The February 1945 Yalta Conference was the second wartime meeting of British Prime Minister Winston Churchill, Soviet Premier Joseph Stalin and U.S. President Franklin D. Roosevelt. During the conference, the three leaders agreed to demand Germany's unconditional surrender and began plans for a post-war world
The Marshall Plan was an American initiative that was announced in 1947 on the steps of Memorial Church in Harvard Yard and was passed in 1948 to aid Western Europe, in which the United States gave over $12 billion in economic assistance to help rebuild Western European economies after the end of World War II.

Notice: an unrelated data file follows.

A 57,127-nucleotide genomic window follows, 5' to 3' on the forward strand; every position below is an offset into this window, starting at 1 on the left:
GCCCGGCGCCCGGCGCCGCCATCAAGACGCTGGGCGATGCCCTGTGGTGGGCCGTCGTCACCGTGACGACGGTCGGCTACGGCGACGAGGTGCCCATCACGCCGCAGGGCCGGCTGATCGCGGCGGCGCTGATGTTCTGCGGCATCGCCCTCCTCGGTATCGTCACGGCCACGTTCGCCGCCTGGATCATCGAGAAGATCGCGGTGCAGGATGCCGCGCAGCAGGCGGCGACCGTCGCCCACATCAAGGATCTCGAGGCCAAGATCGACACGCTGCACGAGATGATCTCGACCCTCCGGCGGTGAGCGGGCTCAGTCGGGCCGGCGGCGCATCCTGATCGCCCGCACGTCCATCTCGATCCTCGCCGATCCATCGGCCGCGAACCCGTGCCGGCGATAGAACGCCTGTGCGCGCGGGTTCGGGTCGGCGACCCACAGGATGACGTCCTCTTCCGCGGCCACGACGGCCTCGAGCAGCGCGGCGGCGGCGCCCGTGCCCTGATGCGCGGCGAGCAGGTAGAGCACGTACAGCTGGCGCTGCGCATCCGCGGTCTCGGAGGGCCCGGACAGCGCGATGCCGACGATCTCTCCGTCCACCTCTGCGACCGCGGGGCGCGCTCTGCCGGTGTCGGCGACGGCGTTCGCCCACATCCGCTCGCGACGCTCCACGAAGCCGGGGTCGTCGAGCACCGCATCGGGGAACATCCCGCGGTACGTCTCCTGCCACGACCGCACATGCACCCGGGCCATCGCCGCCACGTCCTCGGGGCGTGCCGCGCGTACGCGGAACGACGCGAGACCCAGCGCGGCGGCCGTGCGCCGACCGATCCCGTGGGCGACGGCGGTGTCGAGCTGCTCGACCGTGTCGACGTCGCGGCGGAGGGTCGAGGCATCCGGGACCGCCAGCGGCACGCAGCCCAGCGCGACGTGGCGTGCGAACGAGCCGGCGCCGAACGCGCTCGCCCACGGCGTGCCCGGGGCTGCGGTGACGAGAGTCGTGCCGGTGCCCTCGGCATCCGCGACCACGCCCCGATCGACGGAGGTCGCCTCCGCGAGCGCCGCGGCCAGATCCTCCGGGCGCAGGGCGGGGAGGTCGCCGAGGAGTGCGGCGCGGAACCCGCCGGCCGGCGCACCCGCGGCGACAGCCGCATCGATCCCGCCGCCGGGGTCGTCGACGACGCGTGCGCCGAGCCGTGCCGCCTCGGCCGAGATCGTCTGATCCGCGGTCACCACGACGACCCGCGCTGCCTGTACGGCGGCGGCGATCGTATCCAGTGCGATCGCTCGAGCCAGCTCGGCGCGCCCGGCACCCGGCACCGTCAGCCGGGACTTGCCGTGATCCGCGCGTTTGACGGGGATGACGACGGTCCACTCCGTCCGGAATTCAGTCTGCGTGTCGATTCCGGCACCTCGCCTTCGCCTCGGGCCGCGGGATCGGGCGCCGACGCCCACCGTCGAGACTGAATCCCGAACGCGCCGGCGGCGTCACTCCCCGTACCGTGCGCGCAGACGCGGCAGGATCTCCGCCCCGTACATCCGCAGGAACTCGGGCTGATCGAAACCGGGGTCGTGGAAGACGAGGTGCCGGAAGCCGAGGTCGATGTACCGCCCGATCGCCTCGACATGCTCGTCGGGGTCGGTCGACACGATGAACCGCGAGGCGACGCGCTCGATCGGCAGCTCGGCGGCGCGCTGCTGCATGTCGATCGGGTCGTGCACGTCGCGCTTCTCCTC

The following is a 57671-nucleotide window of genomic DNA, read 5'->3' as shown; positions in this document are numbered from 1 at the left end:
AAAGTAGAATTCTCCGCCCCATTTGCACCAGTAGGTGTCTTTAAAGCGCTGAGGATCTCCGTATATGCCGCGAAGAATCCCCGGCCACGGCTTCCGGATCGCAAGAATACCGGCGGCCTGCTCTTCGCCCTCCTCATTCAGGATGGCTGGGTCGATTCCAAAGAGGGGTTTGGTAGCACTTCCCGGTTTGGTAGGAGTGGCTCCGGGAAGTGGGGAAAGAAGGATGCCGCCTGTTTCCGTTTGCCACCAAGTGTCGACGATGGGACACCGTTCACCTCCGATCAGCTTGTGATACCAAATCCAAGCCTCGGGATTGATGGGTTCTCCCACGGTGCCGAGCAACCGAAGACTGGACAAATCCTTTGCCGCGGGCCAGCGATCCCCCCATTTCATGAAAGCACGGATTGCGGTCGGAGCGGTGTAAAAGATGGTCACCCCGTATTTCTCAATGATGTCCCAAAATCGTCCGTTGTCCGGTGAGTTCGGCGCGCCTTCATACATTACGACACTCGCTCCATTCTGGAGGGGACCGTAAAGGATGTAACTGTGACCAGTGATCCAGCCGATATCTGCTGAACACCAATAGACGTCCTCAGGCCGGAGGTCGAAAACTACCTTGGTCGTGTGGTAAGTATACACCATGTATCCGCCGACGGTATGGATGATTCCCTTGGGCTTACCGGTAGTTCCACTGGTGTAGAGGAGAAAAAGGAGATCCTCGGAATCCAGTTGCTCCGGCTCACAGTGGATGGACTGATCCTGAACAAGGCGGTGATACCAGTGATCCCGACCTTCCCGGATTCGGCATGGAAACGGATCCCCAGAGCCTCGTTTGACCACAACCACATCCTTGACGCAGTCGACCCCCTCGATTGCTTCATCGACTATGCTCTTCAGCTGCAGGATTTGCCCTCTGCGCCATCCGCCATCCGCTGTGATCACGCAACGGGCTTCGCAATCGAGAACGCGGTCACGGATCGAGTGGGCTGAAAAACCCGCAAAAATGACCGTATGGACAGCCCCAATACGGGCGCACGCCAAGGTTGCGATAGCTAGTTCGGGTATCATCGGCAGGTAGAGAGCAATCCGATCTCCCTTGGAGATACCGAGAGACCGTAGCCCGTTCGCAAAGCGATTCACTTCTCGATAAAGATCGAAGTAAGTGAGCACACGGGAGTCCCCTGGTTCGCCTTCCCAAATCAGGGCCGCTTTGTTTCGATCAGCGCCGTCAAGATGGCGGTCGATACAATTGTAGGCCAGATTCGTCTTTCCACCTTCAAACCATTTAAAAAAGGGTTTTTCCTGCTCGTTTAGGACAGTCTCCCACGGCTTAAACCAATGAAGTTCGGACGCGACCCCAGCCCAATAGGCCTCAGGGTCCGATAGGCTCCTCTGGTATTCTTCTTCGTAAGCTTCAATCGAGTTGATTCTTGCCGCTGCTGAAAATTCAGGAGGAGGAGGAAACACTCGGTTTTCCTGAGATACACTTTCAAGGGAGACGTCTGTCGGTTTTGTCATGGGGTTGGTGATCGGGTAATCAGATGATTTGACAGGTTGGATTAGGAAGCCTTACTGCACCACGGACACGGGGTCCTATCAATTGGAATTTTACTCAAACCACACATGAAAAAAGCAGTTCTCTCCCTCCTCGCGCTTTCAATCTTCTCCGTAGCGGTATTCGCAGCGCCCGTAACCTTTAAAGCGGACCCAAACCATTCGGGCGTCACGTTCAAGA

The Berlin Blockade was an attempt in 1948 by the Soviet Union to limit the ability of France, Great Britain and the United States to travel to their sectors of Berlin, which lay within Russian-occupied East Germany.
The Warsaw Pact, formally known as the Treaty of Friendship, Cooperation and Mutual Assistance, was a collective defence treaty signed in Warsaw, Poland between the Soviet Union and seven Eastern Bloc satellite states of Central and Eastern Europe in May 1955, during the Cold War.
On October 4, 1957, the Soviet Union launched the earth's first artificial satellite, Sputnik I. The successful launch came as a shock to experts and citizens in the United States, who had hoped that the United States would accomplish this scientific advancement first.
The Berlin Wall was a guarded concrete barrier that physically and ideologically divided Berlin from 1961 to 1989.